Tell us about the state of radiation levels in Fukushima Prefecture, where the Fukushima Daiichi Nuclear Power Station accident occurred, as well as the safety of agricultural, forestry and fishery products and initiatives towards recovery.
The radiation levels in major cities within Fukushima Prefecture are currently at about the same level as other major cities elsewhere in Japan and overseas. Additionally, the areas under evacuation order total just 2.4% of the entire prefecture, and currently, normal life is possible in the majority of areas.
As for food products in particular, agricultural, forestry and fishery products undergo a strict inspection before shipment, and products that exceed standard levels are not circulated into the market. The standard level of radioactive material in foods is set at 100 Bq/kg — stricter than the 1,000 Bq/kg defined by the Codex Alimentarius Commission, an international organization that establishes international standards for food safety and quality — and there have been almost no agricultural, forestry or fishery products that have exceeded this standard in recent years.
Various initiatives are being carried out in Fukushima Prefecture for industry recovery. One of those is the Fukushima Innovation Coast Framework, which aims to create a new industrial infrastructure. Focusing on the coastal regions of the prefecture, this Framework is moving forward through inviting new corporations to the prefecture, as well as advancing cutting-edge research and development related to the decommissioning of the Fukushima Daiichi Nuclear Power Station and in the fields of technology, robotics, energy, agriculture, medicine, aerospace and more. As part of the Framework, both the Fukushima Robot Test Field in Minamisoma City and Namie Town, which allows robotics research and demonstration experiments on unmanned aircraft and disaster response robots, and the Fukushima Hydrogen Energy Research Field in Namie Town, which features the world’s largest hydrogen production unit, opened in March of this year, respectively.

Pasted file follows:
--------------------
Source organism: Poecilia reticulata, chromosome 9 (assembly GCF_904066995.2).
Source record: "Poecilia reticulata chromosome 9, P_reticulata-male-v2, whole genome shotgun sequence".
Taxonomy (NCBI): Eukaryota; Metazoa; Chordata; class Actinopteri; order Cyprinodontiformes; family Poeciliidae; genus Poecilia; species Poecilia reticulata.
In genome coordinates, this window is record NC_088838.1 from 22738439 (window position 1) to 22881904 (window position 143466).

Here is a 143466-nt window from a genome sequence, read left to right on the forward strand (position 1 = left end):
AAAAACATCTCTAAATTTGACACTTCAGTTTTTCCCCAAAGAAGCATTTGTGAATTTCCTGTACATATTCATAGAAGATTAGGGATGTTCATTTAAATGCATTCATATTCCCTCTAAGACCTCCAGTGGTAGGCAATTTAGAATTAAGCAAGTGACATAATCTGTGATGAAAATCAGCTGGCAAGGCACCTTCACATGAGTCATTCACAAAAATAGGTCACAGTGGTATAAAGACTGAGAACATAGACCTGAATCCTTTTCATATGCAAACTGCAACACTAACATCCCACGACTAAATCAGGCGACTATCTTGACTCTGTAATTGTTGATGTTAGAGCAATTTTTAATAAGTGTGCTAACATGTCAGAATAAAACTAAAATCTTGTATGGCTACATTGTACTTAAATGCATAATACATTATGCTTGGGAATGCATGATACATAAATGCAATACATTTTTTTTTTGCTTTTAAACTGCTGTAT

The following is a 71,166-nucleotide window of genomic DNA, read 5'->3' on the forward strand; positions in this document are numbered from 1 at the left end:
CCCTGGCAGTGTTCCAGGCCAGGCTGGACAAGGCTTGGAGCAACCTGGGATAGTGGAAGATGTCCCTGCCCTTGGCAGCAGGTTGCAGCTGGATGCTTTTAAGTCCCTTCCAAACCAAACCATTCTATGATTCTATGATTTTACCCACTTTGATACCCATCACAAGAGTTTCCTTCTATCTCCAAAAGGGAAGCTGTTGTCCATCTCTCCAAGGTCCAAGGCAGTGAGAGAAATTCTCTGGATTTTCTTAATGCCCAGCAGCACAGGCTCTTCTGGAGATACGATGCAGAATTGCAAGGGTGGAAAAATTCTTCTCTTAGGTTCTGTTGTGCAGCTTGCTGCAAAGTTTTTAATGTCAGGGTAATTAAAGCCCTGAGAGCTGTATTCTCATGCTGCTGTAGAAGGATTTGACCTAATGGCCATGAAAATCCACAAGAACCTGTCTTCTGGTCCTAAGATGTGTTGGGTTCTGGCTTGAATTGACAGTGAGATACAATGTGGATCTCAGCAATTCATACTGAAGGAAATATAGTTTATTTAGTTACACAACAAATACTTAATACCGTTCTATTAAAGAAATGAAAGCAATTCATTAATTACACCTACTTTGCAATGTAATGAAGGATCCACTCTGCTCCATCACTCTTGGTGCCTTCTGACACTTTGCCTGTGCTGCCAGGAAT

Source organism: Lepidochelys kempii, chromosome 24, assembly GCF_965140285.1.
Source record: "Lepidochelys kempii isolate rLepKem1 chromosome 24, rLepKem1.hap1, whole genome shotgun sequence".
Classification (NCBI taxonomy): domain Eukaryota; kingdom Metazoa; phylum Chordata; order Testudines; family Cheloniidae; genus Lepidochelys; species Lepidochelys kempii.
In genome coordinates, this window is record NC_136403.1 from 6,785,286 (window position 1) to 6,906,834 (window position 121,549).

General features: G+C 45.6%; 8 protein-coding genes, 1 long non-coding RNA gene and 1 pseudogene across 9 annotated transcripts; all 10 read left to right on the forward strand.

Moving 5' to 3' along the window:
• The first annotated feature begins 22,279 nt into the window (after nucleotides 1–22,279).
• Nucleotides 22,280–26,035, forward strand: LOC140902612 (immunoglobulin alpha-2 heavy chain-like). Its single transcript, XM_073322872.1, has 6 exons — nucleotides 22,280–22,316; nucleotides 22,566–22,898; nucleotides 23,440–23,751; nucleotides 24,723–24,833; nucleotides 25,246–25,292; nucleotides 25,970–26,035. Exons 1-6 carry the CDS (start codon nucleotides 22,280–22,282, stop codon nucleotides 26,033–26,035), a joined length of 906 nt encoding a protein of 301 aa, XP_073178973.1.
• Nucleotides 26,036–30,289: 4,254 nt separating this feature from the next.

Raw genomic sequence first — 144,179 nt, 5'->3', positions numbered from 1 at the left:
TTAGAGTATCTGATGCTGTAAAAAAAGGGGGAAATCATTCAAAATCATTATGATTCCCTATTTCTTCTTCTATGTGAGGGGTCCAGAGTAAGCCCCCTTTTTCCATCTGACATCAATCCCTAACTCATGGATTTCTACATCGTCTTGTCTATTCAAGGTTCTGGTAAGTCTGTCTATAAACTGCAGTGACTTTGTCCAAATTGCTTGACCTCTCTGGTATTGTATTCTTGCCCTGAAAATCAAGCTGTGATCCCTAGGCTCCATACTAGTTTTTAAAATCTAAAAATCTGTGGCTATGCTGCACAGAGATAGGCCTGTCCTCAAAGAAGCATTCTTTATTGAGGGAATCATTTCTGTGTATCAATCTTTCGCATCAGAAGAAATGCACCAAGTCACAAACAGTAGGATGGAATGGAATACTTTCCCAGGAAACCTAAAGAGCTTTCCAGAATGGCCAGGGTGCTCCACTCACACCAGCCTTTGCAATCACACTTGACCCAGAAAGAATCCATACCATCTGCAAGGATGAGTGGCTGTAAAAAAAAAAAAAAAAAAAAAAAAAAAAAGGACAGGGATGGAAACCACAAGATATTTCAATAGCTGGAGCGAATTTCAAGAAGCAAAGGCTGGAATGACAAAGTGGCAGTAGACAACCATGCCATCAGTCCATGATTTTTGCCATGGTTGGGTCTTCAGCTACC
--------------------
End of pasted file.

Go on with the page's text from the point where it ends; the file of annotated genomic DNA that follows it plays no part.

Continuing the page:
What kinds of initiatives are being carried out in the affected areas in preparation for the Tokyo Olympics and Paralympics, which have been postponed until 2021?
The government defined the Olympics and Paralympics in Tokyo as the “Olympic Games for Recovery,” and this policy has not changed, irrespective of the postponement. The government takes initiatives in collaboration with the affected areas so that the Olympics and Paralympics act as a boost for recovery, and will show the world a glimpse of the affected areas which are recovering thanks to warm support from all over the world. Many local governments that were affected by the earthquake have already become “Arigato (thank you)” Host Towns for Supporting Reconstruction, interacting with countries and regions that have supported the affected areas. In addition to using recycled materials from the temporary housing built in the affected areas as part of the torch for the Olympic Torch Relay that will travel around the affected areas and all over Japan, victory bouquets for medal recipients will also be made mainly using flowers grown in the affected areas.
I hope that many people from overseas will come and visit the affected areas leading up to and after the Olympics and Paralympics once the novel coronavirus pandemic has ended. We will continue to better distribute information in the future on a wide variety of topics, including the charming nature, culture and food of the affected areas.